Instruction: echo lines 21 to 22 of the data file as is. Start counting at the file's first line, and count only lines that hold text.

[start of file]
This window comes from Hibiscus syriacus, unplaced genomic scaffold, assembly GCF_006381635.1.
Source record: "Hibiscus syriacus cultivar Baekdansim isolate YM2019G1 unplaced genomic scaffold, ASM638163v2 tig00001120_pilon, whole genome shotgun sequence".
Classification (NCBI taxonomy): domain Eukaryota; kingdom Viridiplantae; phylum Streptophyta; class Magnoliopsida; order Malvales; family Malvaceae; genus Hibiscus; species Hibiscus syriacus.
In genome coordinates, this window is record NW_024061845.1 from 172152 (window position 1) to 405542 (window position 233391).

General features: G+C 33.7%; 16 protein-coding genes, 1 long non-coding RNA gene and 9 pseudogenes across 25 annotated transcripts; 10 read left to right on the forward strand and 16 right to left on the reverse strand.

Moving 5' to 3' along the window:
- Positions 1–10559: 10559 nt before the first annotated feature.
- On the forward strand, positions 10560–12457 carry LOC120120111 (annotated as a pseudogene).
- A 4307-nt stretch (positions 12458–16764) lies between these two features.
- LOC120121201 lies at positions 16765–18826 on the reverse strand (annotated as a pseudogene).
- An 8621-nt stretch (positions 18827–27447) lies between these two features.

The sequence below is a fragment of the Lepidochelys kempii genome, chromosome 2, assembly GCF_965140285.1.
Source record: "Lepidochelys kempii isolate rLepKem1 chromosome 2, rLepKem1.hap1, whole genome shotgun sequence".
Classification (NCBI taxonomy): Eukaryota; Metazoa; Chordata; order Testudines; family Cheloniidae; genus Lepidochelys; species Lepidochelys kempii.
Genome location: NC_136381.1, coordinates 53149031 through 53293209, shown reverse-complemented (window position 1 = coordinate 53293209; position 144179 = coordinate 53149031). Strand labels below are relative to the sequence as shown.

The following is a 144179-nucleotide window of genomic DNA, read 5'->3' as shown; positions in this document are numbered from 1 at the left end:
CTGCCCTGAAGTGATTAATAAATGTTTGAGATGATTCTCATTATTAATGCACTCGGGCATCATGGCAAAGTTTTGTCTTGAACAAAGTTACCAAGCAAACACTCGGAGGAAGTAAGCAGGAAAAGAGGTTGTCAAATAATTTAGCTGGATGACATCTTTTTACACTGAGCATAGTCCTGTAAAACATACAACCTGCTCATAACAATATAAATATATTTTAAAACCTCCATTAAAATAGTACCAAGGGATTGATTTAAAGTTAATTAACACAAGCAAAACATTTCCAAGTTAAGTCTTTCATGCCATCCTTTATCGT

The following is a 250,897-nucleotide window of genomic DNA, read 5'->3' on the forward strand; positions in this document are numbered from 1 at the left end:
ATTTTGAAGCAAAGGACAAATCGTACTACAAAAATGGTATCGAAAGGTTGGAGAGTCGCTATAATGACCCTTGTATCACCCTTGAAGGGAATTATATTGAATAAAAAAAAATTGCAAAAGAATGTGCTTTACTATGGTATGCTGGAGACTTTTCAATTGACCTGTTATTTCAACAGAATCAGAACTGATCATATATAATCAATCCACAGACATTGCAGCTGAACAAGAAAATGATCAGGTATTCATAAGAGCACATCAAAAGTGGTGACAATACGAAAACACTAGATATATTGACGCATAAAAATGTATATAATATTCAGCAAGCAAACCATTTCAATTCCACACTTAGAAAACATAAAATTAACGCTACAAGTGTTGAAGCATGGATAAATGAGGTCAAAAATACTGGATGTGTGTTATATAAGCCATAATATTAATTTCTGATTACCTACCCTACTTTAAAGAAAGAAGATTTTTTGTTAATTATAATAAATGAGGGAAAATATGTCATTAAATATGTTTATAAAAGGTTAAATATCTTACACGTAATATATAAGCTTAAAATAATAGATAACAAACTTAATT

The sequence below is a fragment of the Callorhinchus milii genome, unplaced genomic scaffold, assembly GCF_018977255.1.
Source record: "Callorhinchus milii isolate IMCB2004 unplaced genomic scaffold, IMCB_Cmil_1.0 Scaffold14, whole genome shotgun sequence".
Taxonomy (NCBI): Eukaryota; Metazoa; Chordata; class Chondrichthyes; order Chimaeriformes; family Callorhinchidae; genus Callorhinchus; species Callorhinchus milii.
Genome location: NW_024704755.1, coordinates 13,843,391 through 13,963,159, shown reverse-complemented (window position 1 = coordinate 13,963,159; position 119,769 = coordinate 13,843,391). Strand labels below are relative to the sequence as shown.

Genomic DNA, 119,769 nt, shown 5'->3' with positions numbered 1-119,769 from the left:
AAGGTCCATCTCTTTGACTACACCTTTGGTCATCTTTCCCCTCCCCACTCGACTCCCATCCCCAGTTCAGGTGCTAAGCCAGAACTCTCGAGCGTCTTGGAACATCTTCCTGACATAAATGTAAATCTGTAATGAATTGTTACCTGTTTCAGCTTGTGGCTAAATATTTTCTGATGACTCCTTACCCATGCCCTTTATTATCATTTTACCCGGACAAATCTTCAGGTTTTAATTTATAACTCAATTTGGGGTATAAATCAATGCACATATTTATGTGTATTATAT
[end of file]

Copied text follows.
Source record: "Callorhinchus milii isolate IMCB2004 unplaced genomic scaffold, IMCB_Cmil_1.0 Scaffold14, whole genome shotgun sequence".
Taxonomy (NCBI): Eukaryota; Metazoa; Chordata; class Chondrichthyes; order Chimaeriformes; family Callorhinchidae; genus Callorhinchus; species Callorhinchus milii.